"At the time I was in, it was still relatively new for women to be in some parts of the service. So, every once in a while, I would run into someone who did not think women should be an officer or did not think a woman should be a lawyer. And I saw I had to learn pretty quick to hold my ground and stand up for myself because otherwise, they would walk over you if you would let them."

Listen to Hall's full interview here:

Lisa Hall

Mike Hall
Sergeant First Class, U.S. Army

Mike Hall enlisted in the Army in June of 1996, inspired by watching Vietnam veterans as a child. He was deployed to Kosovo, Iraq, and Afghanistan three times and retired after 20 years of service. Hall recalled getting wounded in Afghanistan on his wedding anniversary when an RPG landed close to his head. "That's when I realized I was ready to get out of the army," Hall said. Still, he said he would "100%" re-enlist if given the chance to do it over.

After retiring from the military, Hall found work as a welder with the Local 184 in Paducah. While he appreciated his time in the Army, he said that he doesn't use most of the skills he learned as a soldier in his daily life. "I learned how to jump out of an airplane and land on the ground and shoot a rifle. I don't use that at all," Hall said.

Hall is currently a member of the Combat Veterans Motorcycle Association, which is comprised of veterans from all branches of the military under the umbrella of being motorcycle enthusiasts. The association helps raise money for less fortunate veterans throughout West Kentucky.

Listen to Hall's full interview here:

Mike Hall

Jincy Hayes
• Colonel, U.S. Marine Corps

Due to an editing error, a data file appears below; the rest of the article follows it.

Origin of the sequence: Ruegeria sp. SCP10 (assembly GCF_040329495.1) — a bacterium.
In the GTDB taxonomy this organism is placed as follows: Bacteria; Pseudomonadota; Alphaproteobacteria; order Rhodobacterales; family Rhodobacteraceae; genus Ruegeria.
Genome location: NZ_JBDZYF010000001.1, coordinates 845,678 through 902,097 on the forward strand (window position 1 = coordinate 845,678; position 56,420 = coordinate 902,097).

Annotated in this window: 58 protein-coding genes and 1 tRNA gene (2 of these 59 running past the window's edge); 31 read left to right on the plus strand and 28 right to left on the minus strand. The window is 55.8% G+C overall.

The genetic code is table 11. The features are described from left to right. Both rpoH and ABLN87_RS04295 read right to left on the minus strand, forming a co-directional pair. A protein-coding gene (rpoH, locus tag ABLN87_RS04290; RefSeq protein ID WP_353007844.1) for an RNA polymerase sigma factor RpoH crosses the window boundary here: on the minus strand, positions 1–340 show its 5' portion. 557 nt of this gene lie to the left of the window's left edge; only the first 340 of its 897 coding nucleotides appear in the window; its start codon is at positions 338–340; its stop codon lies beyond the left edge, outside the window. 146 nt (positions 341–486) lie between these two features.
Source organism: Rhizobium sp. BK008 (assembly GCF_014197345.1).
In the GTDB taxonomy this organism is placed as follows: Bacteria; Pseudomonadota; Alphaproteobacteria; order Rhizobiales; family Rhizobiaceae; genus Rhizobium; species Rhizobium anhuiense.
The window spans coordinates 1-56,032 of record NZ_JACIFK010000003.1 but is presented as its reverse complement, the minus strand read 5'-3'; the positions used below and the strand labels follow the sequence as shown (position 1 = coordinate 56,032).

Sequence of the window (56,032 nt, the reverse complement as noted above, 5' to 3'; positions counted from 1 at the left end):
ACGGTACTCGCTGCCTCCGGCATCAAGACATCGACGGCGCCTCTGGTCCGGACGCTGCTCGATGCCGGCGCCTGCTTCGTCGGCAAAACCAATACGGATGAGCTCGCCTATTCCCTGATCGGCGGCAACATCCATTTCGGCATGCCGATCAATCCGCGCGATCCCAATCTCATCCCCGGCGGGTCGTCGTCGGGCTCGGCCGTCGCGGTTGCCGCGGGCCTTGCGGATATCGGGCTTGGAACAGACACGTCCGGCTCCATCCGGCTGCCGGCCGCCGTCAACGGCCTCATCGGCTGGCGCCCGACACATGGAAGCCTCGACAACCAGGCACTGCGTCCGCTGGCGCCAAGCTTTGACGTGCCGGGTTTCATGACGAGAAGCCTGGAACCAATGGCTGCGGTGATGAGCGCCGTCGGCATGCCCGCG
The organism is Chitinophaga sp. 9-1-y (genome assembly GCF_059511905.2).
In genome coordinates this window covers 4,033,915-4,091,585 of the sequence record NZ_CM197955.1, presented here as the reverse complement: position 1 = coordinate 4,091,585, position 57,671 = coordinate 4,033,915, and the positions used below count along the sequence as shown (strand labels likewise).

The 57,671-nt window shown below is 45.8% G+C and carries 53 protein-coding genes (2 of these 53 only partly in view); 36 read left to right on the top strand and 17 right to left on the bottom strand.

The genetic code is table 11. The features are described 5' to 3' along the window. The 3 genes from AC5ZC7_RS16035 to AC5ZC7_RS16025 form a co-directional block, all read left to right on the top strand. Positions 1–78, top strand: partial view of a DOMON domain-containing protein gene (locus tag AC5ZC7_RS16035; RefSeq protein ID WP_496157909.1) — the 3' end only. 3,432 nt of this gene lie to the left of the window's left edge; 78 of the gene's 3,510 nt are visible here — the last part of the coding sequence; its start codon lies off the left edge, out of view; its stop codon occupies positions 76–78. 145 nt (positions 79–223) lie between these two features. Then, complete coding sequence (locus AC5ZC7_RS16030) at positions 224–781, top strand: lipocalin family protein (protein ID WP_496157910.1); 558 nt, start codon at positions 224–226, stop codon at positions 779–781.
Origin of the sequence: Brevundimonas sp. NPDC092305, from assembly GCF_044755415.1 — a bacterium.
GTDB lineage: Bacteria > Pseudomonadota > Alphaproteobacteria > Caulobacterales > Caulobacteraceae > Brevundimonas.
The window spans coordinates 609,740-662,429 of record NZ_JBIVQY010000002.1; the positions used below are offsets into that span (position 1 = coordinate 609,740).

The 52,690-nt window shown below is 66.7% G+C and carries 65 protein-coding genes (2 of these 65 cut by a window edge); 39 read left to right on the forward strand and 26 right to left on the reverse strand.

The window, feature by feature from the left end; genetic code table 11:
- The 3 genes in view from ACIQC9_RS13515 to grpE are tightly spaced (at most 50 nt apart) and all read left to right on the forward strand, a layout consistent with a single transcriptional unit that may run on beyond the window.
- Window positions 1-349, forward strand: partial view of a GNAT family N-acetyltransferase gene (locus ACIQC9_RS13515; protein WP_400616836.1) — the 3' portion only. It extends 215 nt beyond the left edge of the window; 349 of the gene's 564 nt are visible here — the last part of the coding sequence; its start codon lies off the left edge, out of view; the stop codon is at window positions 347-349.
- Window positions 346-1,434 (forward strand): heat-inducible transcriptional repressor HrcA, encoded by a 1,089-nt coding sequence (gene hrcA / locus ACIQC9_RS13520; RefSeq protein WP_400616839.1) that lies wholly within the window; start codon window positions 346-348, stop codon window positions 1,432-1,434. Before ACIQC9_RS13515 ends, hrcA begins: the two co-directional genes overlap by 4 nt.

Jincy Hayes joined the Marine Corps in the mid-1970s. She served for 30 years, following a long military tradition in her family (her father, two sisters, and brother also served). Hayes said the biggest takeaways from her time in the military were people skills and emotional intelligence. "I can sort of read people," Hayes said. "If they're having a rough day, I can talk them through it."

Although Hayes was considered a "pogue," a non-combat Marine, she said the distinction between pogues and non-pogues isn't as harsh as it once was. "Every Marine is a rifleman. Even the pogues. If you become a part of the Marine Corps, it will never leave you. It's a forever thing. There are no former marines. You're just a marine who's currently unassigned."

"I've been retired almost eight years now from my other job, so I'm totally retired," she continued. "I still celebrate the Marine Corps birthday. Every year, I make cupcakes, and I take them to around three or four guys I know here who are Marines. That's a big thing. The Marines will never be forgotten."

Listen to Hayes' full interview here:

Jincy Hayes

Ron Hopkins
Army Signal Corps

Ron Hopkins was drafted to the U.S. Army on July 4, 1967, first traveling to Nashville from his native Calloway County before being bussed back to Fort Campbell. He arrived in Vietnam in December 1968 and stayed until April or May of 1970. "It was a beautiful country, versatile climate, similar to California, I would say. And a group of people who were occupied by the French for hundreds of years of colonial power. They were tenacious, the people that I was around, the South Vietnamese. Just beautiful people."